• Approximately 38.3% of Texas adults visited a mental health professional in 2010-2014, which was lower than the U.S. average of 42.7% for those four years.
  • The state’s percentage of major depressive episodes among children 12-17 in 2013-2014 was 11.2% — on par with the U.S. average of 11% for the same period.

Poverty and Mental Health in College Station, Texas

About 33.1% of College Station’s 113,564 residents live below the poverty level – nearly three times the national average of 12.7%, according to the U.S. Census Bureau.

Texas’ overall poverty level is 14.7%, slightly higher than the national average and one of the lowest poverty levels Texas has seen in years.

While it is difficult to pinpoint why a growing city such as College Station has such a high poverty rate compared to the state and national averages, poverty and mental illness have a very complex relationship.

According to the Substance Abuse and Mental Health Services Administration (SAMHSA), poverty worsens the symptoms of serious mental illnesses such as anxiety, depression, schizophrenia, and bipolar disorder. The daily struggles of living exacerbate symptoms of mental illness among people of all economic classes. However, when daily struggles are defined as all-too-real fears about food, shelter, and healthcare and combined with one or more serious mental illnesses, treatment compliance and positive outcomes become more challenging.

Mental Health Resources for College Station, Texas

According to SAMHSA, College Station, Texas has only three facilities that offer mental health and/or substance abuse treatment services to children and adults. There is one office of the same regional group of mental health care professionals in the following adjacent cities: Navasota (approximately 23 miles away), Caldwell (approximately 23 miles away), Hearne (approximately 23 miles away), Brenham (approximately 31 miles away), and Madisonville (approximately 36 miles away).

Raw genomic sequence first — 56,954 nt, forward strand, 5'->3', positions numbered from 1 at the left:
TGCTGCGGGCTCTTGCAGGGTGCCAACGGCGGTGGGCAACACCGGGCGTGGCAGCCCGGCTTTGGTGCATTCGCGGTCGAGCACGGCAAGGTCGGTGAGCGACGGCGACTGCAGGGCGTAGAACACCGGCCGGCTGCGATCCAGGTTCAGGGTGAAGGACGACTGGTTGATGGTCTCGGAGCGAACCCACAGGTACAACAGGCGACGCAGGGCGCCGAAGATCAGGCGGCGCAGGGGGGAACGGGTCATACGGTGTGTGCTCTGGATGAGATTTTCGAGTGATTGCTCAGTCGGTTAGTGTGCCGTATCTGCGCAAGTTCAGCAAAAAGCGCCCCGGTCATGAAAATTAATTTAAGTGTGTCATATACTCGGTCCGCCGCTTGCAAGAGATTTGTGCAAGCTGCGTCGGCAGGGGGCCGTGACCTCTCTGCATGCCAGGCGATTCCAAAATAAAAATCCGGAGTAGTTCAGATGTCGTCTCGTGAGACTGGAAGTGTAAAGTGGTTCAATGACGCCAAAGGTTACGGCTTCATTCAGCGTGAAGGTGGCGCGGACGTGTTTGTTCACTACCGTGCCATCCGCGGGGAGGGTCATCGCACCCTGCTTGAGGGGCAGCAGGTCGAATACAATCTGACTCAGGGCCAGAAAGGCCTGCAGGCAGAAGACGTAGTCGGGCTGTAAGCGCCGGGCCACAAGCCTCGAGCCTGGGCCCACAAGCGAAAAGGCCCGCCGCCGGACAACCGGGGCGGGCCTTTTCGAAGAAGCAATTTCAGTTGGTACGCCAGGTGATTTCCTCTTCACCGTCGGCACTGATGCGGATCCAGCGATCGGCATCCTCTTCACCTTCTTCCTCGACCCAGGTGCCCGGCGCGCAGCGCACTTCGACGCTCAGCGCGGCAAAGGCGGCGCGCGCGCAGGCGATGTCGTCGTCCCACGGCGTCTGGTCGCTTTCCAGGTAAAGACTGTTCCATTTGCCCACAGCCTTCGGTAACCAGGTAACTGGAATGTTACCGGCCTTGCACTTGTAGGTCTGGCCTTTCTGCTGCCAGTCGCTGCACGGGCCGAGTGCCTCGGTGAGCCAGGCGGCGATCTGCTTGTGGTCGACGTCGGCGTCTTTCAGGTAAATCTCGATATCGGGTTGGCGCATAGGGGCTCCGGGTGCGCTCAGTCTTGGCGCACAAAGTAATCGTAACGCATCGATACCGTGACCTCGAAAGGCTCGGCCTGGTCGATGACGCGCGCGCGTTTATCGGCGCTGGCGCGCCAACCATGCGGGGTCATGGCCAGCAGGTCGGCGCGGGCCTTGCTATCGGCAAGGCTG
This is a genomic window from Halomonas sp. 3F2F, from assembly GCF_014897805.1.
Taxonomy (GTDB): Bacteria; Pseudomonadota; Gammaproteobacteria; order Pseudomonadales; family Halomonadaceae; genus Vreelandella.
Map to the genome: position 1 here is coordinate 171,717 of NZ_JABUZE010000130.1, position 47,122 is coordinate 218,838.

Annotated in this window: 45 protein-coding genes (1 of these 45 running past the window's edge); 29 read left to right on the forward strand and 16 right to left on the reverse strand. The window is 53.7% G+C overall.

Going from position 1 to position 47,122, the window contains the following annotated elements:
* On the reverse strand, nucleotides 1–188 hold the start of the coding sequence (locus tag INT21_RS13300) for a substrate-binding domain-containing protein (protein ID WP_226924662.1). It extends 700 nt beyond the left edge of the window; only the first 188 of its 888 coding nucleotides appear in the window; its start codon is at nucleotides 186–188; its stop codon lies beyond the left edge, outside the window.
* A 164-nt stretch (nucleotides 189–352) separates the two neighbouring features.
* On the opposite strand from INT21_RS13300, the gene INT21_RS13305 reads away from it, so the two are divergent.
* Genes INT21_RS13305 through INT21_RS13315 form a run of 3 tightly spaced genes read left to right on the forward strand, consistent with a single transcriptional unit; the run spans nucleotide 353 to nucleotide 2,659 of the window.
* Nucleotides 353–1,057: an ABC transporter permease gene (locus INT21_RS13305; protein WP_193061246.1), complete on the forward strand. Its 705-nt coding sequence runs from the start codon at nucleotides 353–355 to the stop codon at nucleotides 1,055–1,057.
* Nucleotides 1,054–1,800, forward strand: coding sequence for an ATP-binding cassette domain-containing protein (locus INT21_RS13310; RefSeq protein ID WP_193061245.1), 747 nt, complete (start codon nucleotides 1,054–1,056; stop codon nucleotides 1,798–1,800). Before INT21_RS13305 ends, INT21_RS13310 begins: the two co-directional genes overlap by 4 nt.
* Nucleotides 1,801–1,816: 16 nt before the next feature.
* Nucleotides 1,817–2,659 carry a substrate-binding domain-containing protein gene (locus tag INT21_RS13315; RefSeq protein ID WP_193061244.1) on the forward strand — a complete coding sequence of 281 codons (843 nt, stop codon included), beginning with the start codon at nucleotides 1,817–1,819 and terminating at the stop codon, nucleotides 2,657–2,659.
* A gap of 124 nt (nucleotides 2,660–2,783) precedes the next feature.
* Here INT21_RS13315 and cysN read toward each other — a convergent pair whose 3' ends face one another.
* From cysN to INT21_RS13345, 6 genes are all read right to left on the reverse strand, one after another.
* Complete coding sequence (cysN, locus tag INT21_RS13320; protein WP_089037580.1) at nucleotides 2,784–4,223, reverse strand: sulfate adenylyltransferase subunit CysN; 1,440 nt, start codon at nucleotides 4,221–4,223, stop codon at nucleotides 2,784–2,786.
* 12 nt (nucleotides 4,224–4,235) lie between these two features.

There are three providers of substance abuse-related services in Bryan, a city approximately 12 miles away from College Station. Some of these providers treat people with co-occurring disorders or dual diagnoses (a dual diagnosis is when someone has a mental illness as well as an addiction to drugs and/or alcohol).

Many of these organizations offer low-cost treatment options, especially for people without insurance. This is important not only due to the unusually high poverty rate in College Station (see the “Poverty and Mental Health in College Station, Texas” section for more information) but also the fact that 10.3% of the city’s residents do not have health insurance.

Challenges of Finding a Suitable Therapist in College Station, Texas

This website is dedicated to helping people in College Station, Texas and every other U.S. city find the best mental health treatment possible.

While your employer or health insurer likely has a referral service, you are likely to end up frustrated after hours of completing rather personal forms. More often than not, providers recommended by your employer or health insurer have few or no appointments.